PETER FULLER reviews X: The Man with the X-Ray Eyes 1963
TITLE: X: The Man with the X-Ray Eyes
YEAR RELEASED: 1963
DIRECTOR: Roger Corman
CAST: Ray Milland, Diana Van der Vlis, Harold J. Stone, John Hoyt, Don Rickles, Cathie Merchant
King of the B-s director Roger Corman excelled himself with this allegorical sci-fi thriller about medical researcher Dr Xavier (Ray Milland) inventing a serum to improve the capacity of the human eye, and took the top honours at the 1963 Trieste Science Fiction Film Festival as a result.
Using himself as a guinea pig, Xavier’s experiments with special X-ray eye drops to allow him to see his patients’ internal organs and make spot-on diagnoses.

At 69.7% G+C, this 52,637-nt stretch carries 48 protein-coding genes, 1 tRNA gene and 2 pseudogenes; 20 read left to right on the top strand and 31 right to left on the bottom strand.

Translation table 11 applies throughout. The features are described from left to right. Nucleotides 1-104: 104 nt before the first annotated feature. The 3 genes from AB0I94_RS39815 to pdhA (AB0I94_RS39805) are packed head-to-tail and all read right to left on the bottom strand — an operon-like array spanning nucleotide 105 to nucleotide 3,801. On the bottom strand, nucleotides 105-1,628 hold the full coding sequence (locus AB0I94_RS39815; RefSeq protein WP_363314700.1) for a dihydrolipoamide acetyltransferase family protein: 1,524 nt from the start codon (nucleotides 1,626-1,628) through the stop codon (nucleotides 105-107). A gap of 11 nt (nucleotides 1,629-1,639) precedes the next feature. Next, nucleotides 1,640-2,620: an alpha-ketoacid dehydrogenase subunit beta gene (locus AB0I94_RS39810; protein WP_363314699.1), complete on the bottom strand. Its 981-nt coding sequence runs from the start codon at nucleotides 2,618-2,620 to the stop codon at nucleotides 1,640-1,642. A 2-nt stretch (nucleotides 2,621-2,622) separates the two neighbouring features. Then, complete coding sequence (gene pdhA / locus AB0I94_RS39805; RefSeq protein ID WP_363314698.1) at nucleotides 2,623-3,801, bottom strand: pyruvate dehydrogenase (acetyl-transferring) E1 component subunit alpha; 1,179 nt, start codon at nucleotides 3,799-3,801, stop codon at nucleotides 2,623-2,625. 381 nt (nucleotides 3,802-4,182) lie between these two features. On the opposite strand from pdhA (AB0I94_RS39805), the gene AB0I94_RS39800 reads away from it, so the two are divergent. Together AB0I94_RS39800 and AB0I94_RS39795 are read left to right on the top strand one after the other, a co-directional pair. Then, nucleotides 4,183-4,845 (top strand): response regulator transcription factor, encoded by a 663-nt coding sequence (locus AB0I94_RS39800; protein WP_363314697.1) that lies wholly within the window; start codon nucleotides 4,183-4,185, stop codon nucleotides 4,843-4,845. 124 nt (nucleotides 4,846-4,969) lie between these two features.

It also means that he gets to see through women’s clothing (although discreetly covered by objects which his special vision cannot penetrate).
However, Xavier’s sight gets increasingly stronger until he can see through everything – even into eternity. Ouch! At a revival meeting a preacher yells out: ‘If thy eye offend thee…’
The Spectarama special effects may come off cheap looking (most of the budget went on Milland’s salary), but Milland’s performance is one of his finest, and lifts this sci-fi onto a whole different level.
Slick, thoughtful and wholly original, it’s a powerful modern parable, with an eye opening shock ending that still disturbs. Among the cast are comedy legend Don Rickles, and Corman regulars Jonathan Haze and Dick Miller.
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